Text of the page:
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Photo by: Joel Trick

Location: Manitowoc Co.

Date taken: Sep 15, 2001

Camera: Nikon Coolpix 995

 

White lined sphynx moth feeding from white phlox

White-lined Sphinx Moth (Hyles lineata)

Click on photo to enlarge (36 K)

Sphingid moths are insect versions of hummingbirds. Both hover in midair by rapid wing beats while drinking nectar with extremely long tongues (hummingbirds) or tube-like mouthparts (moths), usually from elongated trumpet-shaped flowers that have evolved their shape to exclude generalist pollinators like honeybees in favor of more the specialized, exclusive pollination services of hummingbirds and sphingid moths. In return for a supply of nectar reserved for them, these animals do a good job of carrying pollen from flower to flower.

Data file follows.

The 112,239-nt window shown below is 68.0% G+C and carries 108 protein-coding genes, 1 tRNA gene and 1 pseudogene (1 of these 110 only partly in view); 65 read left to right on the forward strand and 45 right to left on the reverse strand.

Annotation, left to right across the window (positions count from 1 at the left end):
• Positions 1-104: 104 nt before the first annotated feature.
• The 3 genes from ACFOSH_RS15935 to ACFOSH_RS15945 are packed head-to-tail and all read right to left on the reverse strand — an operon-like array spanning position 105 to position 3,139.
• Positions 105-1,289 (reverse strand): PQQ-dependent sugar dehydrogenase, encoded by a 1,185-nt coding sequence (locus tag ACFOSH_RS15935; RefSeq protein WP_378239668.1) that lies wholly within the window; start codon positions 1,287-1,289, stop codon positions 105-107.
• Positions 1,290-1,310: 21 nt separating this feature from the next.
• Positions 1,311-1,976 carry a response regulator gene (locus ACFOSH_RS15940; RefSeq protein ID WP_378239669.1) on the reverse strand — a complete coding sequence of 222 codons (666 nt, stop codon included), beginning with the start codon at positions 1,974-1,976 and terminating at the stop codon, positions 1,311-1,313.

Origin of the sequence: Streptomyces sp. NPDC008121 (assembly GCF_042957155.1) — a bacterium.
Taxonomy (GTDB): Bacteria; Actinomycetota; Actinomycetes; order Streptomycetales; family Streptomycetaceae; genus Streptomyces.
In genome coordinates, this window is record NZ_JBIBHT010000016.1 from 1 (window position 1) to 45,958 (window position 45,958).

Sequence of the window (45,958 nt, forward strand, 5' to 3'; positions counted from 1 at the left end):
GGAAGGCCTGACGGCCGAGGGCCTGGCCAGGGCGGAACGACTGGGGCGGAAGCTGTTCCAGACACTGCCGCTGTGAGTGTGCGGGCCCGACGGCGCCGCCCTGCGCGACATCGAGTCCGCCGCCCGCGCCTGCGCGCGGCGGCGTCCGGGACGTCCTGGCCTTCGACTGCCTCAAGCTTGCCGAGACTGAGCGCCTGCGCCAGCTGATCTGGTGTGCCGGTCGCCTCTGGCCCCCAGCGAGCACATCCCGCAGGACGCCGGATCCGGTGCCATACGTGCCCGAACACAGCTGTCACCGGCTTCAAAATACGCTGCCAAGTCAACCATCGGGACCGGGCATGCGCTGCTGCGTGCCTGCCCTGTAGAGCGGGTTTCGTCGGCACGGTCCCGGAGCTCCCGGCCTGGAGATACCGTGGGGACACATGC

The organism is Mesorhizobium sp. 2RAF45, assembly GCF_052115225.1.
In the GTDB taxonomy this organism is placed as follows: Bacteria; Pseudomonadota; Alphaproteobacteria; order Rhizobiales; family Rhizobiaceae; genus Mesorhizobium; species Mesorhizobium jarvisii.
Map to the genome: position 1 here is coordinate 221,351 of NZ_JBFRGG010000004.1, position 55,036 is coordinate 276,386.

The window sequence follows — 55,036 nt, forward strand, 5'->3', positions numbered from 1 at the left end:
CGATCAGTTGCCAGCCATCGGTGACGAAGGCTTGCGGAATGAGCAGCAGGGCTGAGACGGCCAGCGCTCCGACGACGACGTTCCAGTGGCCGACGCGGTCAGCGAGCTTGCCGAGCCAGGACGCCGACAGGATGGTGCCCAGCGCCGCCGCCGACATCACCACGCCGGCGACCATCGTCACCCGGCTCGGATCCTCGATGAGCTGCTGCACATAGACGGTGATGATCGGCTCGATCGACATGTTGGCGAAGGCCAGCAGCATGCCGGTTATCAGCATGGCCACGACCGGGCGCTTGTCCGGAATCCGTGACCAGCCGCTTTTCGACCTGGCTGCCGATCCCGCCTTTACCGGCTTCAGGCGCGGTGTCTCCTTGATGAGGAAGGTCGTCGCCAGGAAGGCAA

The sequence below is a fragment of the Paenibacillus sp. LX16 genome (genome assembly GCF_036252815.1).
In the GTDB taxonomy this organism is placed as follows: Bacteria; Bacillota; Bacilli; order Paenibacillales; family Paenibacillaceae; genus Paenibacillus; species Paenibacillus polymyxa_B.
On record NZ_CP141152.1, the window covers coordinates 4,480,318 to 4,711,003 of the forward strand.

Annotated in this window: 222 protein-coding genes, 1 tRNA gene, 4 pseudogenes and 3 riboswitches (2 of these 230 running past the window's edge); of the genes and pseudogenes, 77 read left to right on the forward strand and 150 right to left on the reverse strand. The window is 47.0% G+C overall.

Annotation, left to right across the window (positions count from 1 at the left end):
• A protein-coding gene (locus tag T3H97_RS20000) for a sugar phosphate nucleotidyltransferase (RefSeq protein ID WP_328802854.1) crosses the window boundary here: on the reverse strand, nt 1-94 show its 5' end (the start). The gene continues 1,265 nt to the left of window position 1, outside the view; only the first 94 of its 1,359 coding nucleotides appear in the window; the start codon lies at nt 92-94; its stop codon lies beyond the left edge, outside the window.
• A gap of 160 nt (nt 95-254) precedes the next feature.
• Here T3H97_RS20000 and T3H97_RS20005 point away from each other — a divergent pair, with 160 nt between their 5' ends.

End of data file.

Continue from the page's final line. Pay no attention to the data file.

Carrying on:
Some smaller species of sphingid moths fly about during the daytime just like hummingbirds, but most of the larger ones, including this white-lined sphinx, Hyles lineata (here feeding on nectar from phlox in the photographer's perennial flower beds), are usually nocturnal. The larger ones make a whirring sound with their wings that is often confused with that of hummingbirds.

The white-lined sphinx is common in our region. Its caterpillars feed on portulaca and a wide variety of horticultural plants including apple, pear, plum, grape, tomato, melon, buckwheat and turnips; as well as weedy species such as chickweed, purslane, and evening primrose. The adults fly in mid summer to early autumn, and there is more than one generation per year. The insect over winters underground as a pupa.

References

Dunn, G. A. 1996. Insects of the Great Lakes Region. University of Michigan Press.

Milne, L. and M. Milne. 1980. The Audubon Society Field Guide to North American Insects and Spiders. Alfred A. Knopf, NY.

Contributed by Michael L. Draney, UW-Green Bay

© 2001-2004 The Cofrin Center for Biodiversity and the University of Wisconsin Green Bay, All Rights Reserved
Last updated on April 15, 2014